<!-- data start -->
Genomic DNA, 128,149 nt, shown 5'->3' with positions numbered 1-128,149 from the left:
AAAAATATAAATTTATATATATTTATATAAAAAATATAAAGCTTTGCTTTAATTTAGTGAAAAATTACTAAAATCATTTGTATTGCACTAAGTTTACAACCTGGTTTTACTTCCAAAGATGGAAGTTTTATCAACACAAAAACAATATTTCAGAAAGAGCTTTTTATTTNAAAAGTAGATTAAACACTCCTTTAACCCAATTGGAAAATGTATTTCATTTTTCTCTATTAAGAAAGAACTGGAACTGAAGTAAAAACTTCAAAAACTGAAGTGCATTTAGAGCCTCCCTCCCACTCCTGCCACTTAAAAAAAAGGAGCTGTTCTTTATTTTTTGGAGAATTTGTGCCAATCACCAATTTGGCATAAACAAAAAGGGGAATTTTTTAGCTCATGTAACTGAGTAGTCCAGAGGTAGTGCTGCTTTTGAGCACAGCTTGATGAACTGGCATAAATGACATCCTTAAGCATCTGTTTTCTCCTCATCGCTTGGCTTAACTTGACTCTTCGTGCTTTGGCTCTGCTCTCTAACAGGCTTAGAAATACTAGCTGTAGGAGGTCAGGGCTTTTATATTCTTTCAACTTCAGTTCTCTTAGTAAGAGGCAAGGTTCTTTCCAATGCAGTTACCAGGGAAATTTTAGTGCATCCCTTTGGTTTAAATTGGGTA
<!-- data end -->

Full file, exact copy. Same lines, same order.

Genomic DNA, 128,149 nt, shown 5'->3' with positions numbered 1-128,149 from the left:
AAAAATATAAATTTATATATATTTATATAAAAAATATAAAGCTTTGCTTTAATTTAGTGAAAAATTACTAAAATCATTTGTATTGCACTAAGTTTACAACCTGGTTTTACTTCCAAAGATGGAAGTTTTATCAACACAAAAACAATATTTCAGAAAGAGCTTTTTATTTNAAAAGTAGATTAAACACTCCTTTAACCCAATTGGAAAATGTATTTCATTTTTCTCTATTAAGAAAGAACTGGAACTGAAGTAAAAACTTCAAAAACTGAAGTGCATTTAGAGCCTCCCTCCCACTCCTGCCACTTAAAAAAAAGGAGCTGTTCTTTATTTTTTGGAGAATTTGTGCCAATCACCAATTTGGCATAAACAAAAAGGGGAATTTTTTAGCTCATGTAACTGAGTAGTCCAGAGGTAGTGCTGCTTTTGAGCACAGCTTGATGAACTGGCATAAATGACATCCTTAAGCATCTGTTTTCTCCTCATCGCTTGGCTTAACTTGACTCTTCGTGCTTTGGCTCTGCTCTCTAACAGGCTTAGAAATACTAGCTGTAGGAGGTCAGGGCTTTTATATTCTTTCAACTTCAGTTCTCTTAGTAAGAGGCAAGGTTCTTTCCAATGCAGTTACCAGGGAAATTTTAGTGCATCCCTTTGGTTTAAATTGGGTA